WASHINGTON (REUTERS) - US Senator Kamala Harris will make history when she accepts the Democratic nomination for vice president on Wednesday (Aug 19), saying the country is at an inflection point and "we can do better" than four more years of President Donald Trump.
The first Black woman and Asian-American on a major US presidential ticket, Harris can be expected to unleash her prosecutorial skills at the Democratic National Convention as Joe Biden's running mate in the Nov 3 election.
Former US President Barack Obama also will speak, telling the convention that Trump's failures as his successor had led to 170,000 people dead from the coronavirus, millions of lost jobs and America's reputation badly diminished in the world, according to excerpts of his speech released by organisers.
On the third day of a four-day convention, Harris will aggressively press the case against Trump and for Biden, likely speaking directly to millions of women, young Americans and voters of colour, constituencies Democrats need if Biden is to defeat the Republican Trump.
"We're at an inflection point. The constant chaos leaves us adrift. The incompetence makes us feel afraid. The callousness makes us feel alone. It's a lot. And here's the thing: We can do better and deserve so much more," Harris says in excerpts of her prepared speech.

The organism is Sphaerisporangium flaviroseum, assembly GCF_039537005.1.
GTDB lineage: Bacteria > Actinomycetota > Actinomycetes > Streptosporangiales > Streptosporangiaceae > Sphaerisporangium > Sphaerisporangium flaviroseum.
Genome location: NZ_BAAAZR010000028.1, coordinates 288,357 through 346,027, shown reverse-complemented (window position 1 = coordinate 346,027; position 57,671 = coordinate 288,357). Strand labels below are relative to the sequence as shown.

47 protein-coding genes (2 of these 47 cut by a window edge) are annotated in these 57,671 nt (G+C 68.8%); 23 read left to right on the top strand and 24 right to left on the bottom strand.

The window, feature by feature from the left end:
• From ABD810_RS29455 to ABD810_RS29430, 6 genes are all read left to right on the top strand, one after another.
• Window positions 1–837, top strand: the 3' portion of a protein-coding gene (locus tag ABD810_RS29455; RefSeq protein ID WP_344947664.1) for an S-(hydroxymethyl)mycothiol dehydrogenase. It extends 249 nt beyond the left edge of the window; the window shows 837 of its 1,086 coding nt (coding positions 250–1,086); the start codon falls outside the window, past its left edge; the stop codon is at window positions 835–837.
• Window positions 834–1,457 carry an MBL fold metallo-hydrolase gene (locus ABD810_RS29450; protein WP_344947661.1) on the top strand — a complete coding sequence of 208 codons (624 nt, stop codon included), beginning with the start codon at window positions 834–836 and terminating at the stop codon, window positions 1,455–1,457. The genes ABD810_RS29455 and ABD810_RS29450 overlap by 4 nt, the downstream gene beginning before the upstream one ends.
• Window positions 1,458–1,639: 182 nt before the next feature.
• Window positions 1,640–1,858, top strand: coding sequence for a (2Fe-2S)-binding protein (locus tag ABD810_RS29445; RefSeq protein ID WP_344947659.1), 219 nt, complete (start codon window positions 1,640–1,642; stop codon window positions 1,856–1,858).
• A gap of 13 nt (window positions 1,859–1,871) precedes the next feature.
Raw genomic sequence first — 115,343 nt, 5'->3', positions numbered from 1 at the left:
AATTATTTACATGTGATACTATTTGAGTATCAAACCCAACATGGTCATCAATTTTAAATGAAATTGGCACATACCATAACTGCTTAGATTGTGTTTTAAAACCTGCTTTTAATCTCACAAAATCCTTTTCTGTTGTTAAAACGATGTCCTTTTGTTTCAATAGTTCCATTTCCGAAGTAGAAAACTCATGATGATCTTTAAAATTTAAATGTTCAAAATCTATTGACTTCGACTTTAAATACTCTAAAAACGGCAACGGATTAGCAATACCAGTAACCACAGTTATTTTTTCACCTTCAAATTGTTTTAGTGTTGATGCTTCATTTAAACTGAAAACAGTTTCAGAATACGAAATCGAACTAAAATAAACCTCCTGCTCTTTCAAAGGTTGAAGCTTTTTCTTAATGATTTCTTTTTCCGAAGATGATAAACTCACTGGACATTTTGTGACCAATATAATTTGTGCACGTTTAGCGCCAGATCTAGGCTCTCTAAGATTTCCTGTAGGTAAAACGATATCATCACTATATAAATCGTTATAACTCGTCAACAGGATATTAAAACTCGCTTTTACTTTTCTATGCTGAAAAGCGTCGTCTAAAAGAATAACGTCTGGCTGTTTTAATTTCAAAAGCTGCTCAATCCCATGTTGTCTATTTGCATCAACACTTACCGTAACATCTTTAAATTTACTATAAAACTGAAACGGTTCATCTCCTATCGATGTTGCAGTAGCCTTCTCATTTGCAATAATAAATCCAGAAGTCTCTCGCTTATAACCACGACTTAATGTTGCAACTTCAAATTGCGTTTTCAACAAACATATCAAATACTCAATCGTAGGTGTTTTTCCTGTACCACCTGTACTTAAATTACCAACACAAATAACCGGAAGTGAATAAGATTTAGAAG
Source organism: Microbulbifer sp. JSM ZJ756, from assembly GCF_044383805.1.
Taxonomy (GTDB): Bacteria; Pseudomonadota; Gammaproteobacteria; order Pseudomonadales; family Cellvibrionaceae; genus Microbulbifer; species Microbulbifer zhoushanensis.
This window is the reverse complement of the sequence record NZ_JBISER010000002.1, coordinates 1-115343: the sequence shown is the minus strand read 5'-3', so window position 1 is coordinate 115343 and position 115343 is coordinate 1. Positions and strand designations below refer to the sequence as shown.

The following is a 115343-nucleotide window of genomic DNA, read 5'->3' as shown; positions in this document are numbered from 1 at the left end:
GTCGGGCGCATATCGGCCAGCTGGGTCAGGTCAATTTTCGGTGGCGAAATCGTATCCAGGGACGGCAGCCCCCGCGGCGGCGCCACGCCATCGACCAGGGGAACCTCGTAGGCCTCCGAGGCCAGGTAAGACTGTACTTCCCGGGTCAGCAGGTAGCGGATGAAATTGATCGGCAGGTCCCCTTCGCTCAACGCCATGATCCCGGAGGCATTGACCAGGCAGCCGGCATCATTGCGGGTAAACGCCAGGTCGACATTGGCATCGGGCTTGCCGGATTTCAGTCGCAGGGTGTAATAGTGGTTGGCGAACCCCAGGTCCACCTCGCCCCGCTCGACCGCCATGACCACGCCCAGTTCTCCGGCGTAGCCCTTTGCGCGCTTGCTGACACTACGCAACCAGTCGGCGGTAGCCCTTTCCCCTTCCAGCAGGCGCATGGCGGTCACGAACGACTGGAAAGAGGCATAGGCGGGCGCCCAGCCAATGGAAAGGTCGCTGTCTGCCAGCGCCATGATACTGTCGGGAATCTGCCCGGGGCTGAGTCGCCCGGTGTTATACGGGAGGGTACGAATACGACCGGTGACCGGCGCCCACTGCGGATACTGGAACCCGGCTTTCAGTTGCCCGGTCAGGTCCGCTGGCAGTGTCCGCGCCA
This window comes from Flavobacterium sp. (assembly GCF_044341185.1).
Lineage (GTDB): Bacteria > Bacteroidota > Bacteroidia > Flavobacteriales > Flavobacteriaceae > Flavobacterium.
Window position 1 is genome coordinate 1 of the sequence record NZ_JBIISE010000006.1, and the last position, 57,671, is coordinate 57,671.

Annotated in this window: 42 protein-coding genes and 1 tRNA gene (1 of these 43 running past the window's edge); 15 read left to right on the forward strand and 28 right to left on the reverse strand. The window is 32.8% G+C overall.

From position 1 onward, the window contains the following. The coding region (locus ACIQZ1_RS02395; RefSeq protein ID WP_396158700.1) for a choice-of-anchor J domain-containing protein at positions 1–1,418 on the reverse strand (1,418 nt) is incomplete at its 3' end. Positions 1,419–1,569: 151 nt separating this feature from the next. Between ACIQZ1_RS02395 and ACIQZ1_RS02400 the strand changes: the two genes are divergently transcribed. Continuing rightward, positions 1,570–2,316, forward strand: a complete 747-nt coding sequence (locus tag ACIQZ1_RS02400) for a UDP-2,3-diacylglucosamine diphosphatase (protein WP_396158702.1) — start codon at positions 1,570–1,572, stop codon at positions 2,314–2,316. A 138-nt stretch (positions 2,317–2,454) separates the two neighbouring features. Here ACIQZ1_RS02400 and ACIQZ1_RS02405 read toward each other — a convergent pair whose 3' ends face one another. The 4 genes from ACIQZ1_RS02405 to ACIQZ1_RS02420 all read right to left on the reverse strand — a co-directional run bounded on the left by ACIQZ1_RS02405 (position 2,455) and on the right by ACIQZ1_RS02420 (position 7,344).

As the largely virtual proceedings began, Harris made a brief surprise appearance to urge Americans to develop a plan for voting and thwart any voter suppression efforts that could hinder casting a ballot.
Democrats have been alarmed by Trump’s frequent criticism of mail-in voting, and by cost-cutting changes at the US Postal Service instituted by Postmaster General Louis DeJoy, a Trump supporter, that could delay mail during the election crunch.
DeJoy said recently he would delay those changes until after the election.
“Why is there so much effort to silence us? When we vote, things change,” Harris said. “Each of us need a plan, a voting plan.”
She offered a number where people could text to get help voting.
In excerpts made available ahead of time, Obama, whose vice president was Biden from 2009-2017, says he had hoped that Trump would take the job seriously, come to feel the weight of the office, and discover a reverence for American democracy.
"Donald Trump hasn't grown into the job because he can't. And the consequences of that failure are severe. 170,000 Americans dead. Millions of jobs gone. Our worst impulses unleashed, our proud reputation around the world badly diminished, and our democratic institutions threatened like never before," Obama was expected to say.
The coronavirus has complicated life with many Americans expecting to cast votes by mail to avoid crowds at the polls.
Trump has repeatedly and without evidence attacked mail voting as susceptible to fraud, though voting by mail is nothing new in American political life.
Speaking at a virtual fundraiser on Wednesday with elected officials from Pennsylvania, Biden repeated his calls for unifying the country.
"This moment requires us to sort of rise together and get everyone we know involved, remember who we are as a nation, to build back a better future. That's what America always does in a crisis," Biden said.